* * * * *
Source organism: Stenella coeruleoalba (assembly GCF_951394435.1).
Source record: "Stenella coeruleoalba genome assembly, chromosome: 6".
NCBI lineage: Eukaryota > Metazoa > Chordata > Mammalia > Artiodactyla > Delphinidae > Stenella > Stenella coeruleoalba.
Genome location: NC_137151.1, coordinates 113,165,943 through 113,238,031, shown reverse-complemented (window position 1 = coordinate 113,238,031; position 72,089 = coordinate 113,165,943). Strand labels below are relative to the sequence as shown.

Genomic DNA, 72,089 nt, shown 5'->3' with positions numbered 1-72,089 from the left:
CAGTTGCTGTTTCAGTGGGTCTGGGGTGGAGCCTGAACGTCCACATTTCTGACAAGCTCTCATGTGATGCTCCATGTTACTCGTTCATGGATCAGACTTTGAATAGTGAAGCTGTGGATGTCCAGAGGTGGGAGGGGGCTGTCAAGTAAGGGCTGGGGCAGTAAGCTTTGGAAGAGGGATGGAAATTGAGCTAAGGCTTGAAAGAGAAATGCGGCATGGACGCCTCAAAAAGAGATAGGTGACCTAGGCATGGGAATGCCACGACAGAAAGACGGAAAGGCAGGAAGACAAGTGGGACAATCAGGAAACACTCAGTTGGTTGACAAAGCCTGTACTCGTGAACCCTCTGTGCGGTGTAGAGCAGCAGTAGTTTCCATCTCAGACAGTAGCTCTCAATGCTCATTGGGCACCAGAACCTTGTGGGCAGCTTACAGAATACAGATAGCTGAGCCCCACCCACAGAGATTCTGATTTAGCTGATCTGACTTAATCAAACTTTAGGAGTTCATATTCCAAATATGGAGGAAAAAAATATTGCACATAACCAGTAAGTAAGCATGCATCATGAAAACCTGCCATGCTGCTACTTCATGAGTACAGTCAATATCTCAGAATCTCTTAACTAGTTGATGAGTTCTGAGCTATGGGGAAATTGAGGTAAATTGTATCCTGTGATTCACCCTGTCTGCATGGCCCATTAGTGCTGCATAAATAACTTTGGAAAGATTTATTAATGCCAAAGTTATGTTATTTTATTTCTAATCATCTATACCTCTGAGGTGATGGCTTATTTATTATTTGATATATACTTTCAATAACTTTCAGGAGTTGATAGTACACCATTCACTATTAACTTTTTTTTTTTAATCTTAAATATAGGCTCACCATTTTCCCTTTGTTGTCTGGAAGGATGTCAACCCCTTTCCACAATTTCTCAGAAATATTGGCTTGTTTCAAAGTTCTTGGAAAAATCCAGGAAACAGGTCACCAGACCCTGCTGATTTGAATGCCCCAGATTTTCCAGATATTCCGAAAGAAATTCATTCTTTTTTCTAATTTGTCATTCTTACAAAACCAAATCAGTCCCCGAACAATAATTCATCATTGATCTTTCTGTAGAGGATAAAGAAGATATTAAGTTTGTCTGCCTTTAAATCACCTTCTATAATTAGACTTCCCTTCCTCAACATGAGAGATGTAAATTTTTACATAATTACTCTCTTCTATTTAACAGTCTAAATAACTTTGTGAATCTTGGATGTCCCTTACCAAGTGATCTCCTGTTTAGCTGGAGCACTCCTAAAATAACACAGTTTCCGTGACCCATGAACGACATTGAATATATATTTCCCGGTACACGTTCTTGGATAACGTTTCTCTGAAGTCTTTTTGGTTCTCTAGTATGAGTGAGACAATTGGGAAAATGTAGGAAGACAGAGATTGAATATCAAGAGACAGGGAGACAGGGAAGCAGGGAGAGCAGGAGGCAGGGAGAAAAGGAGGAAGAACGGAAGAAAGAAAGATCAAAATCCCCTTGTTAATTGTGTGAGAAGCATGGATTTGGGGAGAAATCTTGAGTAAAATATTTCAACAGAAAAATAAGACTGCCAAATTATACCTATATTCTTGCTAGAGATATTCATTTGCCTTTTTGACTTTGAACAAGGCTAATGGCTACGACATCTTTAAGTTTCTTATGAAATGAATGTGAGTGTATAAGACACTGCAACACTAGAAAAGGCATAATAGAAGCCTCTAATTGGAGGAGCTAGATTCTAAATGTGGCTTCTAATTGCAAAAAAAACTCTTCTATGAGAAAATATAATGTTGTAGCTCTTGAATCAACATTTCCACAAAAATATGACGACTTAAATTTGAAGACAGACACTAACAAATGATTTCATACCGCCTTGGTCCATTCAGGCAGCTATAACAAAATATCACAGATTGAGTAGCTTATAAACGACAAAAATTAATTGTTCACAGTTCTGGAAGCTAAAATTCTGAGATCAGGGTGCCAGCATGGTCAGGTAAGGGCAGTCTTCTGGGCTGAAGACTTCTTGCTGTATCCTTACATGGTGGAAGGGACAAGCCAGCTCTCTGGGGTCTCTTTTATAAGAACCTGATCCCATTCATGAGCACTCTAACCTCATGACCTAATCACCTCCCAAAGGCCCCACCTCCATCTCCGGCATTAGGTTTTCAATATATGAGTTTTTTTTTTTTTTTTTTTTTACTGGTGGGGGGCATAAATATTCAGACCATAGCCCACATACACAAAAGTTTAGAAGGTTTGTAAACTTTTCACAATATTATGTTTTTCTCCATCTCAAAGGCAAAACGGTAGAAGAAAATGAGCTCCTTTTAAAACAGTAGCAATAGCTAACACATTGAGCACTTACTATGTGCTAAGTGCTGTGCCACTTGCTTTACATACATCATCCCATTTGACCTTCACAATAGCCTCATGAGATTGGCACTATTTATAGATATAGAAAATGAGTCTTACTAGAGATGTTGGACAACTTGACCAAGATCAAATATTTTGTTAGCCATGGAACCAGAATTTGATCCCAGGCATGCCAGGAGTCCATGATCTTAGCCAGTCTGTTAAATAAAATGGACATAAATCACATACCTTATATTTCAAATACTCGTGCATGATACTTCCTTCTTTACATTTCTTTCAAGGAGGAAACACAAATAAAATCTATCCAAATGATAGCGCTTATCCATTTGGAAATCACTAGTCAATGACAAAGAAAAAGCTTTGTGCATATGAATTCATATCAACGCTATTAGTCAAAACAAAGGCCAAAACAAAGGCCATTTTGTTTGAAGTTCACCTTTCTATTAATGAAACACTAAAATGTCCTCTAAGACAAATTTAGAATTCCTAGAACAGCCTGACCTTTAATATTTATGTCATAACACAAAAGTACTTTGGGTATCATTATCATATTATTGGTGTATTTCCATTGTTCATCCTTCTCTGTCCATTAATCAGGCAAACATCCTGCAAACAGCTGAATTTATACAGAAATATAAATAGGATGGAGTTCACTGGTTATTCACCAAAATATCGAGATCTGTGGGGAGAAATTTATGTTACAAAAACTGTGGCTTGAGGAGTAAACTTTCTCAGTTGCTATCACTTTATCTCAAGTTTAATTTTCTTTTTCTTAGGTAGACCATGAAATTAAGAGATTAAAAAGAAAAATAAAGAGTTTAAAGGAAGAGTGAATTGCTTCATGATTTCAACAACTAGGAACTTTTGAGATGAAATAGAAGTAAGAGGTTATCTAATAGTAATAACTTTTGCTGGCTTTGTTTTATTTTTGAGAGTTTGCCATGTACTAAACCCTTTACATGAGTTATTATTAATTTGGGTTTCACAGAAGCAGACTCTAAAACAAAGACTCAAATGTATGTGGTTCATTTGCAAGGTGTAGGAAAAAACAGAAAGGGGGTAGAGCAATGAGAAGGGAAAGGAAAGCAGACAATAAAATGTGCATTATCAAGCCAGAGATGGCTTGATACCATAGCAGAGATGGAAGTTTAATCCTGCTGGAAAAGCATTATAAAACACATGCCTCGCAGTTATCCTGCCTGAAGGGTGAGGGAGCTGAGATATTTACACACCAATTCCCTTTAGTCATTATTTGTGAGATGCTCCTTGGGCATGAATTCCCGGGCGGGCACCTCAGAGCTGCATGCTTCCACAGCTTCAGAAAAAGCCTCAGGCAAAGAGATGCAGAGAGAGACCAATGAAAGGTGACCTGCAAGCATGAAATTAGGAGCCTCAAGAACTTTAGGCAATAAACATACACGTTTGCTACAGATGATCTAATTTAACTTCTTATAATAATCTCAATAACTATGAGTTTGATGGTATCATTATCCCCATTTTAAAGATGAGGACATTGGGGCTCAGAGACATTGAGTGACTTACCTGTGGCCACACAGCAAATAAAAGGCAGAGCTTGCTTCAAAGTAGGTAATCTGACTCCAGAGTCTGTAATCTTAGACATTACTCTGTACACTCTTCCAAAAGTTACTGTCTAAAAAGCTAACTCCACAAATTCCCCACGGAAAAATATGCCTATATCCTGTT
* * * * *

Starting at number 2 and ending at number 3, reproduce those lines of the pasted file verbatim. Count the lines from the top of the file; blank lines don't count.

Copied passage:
Source record: "Stenella coeruleoalba genome assembly, chromosome: 6".
NCBI lineage: Eukaryota > Metazoa > Chordata > Mammalia > Artiodactyla > Delphinidae > Stenella > Stenella coeruleoalba.